(6 February 2012)
The viewpoint of the article is not that different from that of the peak oil blogosphere. It admits conventional oil production has probably peaked, for example.

Part of a new Sustainability section in Bloomberg’s offerings. Good for you, Bloomberg!

Fulsome Fossil Fuels And The ‘Peak Oil’ Myth

Bob Lutz, Forbes
Here’s what we all know to be true: petroleum products are being consumed by an increasingly mobile world faster than foreseeable rises in production. As China puts its billion-and-change population on wheels, demand for oil, even with well-intentioned (but hopelessly inadequate) solar and wind farms in the picture, will drive scarcity. Prices will rise astronomically, giving more wealth and political clout to countries hostile to our way of life, and resulting in generalized economic chaos.

… It was armed with this solid, generally shared knowledge that I traveled to Houston to speak at a Deloitte & Touche oil and gas conference. Luckily, I attended the morning session before my noontime talk, and thus had a chance to rewrite my speech, full of the foregoing “knowledge” as it was, as an all-new paradigm had displaced my (un)comfortable “conventional wisdom” regarding the energy world.

Company after company, executive upon oil economist, all described the coming flood of North American oil and gas discovery and production. Whether Texas shale gas or Canadian bitumen, the Bakken field in North Dakota and southern Canada, coupled with advanced new exploration and extraction technology, it was a scenario of abundance.

… So, with “Peak Oil” exposed as yet another Chicken-Little fallacy, those of us who rejected the idea of CO2-caused planetary meltdown and instead embraced reduced dependence on foreign oil as a reason for widespread vehicle electrification are seemingly left with a solution, but no credible problem.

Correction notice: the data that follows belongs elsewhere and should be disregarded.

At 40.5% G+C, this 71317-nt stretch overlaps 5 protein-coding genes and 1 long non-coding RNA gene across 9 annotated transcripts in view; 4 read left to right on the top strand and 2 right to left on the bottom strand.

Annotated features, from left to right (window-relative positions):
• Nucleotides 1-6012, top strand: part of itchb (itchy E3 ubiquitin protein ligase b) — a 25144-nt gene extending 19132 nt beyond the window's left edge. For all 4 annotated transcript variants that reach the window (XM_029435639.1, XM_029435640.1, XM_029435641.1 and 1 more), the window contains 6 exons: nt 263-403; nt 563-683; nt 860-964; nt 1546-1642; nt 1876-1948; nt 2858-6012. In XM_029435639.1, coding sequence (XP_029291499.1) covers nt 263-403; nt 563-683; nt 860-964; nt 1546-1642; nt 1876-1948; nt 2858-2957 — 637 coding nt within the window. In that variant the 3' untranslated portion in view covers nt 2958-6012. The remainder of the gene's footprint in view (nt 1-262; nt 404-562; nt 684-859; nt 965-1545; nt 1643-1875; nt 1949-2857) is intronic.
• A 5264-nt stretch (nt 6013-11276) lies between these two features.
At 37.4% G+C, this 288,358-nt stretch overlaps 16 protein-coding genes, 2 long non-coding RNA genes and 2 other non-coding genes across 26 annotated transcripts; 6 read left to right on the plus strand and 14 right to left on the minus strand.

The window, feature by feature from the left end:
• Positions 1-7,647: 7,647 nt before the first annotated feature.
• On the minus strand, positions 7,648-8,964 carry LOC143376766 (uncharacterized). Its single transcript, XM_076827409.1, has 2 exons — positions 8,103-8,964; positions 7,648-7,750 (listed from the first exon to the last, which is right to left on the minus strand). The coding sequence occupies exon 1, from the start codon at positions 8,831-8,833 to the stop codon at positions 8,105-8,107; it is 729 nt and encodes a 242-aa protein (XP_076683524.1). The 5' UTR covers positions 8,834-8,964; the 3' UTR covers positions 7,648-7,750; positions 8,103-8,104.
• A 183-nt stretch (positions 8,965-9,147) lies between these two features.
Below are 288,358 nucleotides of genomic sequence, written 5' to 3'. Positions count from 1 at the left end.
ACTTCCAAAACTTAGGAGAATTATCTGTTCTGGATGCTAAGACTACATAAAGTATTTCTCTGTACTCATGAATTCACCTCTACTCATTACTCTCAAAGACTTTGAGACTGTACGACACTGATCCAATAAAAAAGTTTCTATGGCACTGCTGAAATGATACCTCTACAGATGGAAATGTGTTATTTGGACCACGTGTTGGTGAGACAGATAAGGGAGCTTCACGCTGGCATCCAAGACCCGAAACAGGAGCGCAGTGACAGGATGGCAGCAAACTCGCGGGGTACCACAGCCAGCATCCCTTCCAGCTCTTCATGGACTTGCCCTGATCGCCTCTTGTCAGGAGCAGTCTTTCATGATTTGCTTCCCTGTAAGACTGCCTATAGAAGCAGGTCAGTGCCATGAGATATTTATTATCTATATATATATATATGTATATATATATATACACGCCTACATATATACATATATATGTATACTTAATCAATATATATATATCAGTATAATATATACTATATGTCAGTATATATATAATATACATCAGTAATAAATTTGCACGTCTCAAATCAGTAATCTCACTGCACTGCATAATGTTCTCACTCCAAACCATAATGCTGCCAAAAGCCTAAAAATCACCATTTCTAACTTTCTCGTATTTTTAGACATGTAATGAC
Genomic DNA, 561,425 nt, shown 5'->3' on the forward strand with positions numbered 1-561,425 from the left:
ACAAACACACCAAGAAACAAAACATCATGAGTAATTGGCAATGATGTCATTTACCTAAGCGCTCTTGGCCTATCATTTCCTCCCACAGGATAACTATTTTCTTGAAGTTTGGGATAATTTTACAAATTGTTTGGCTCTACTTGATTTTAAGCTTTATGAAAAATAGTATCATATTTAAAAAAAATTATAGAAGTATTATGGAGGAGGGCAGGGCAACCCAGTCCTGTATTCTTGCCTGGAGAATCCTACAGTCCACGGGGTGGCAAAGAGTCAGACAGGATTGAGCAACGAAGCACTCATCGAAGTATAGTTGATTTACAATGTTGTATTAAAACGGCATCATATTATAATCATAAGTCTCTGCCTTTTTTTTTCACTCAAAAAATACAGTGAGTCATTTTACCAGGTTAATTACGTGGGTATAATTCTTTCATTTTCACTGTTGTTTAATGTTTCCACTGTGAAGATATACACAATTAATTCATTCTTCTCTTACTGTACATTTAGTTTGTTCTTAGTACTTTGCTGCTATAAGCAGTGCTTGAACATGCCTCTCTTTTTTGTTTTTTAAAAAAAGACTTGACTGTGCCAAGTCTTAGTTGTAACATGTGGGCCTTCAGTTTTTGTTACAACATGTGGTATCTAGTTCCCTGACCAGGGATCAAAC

… let’s shed ourselves of the notion that “we’re running out; gotta do something quick,” or, worse, “we only have a short window in which to act before we face climatic Armageddon.”

Electrification of the transportation sector can and will succeed on its own merits.

Bob Lutz: “I’m a car guy, and that’s (mostly) what I write about.”

(6 February 2012)

Peak Oil–No Longer the Right Question

A Shell Oil geologist named M. King Hubbert predicted in 1956 that U.S. oil production would peak in the early 1970s. When it did, Hubbert became the geologist equivalent of a rock star and gave the young environmental movement evidence for something it was seeking: a limit to growth.

When is — or was — peak world oil production? It’s just not the right question anymore. Deepwater drilling, tar sands extraction, and the shale gas boom have extended the supply of hydrocarbon fuels. The new question: What’s the smartest way to use them?

The iconic Peak Oil example has inspired parlor-game questions about other resources. Some, like coal, are finite; others, like water, are renewable but have limits to how quickly reserves can be replenished. Can Earth keep up with our demand? Call it Peak Everything.
(6 February 2012)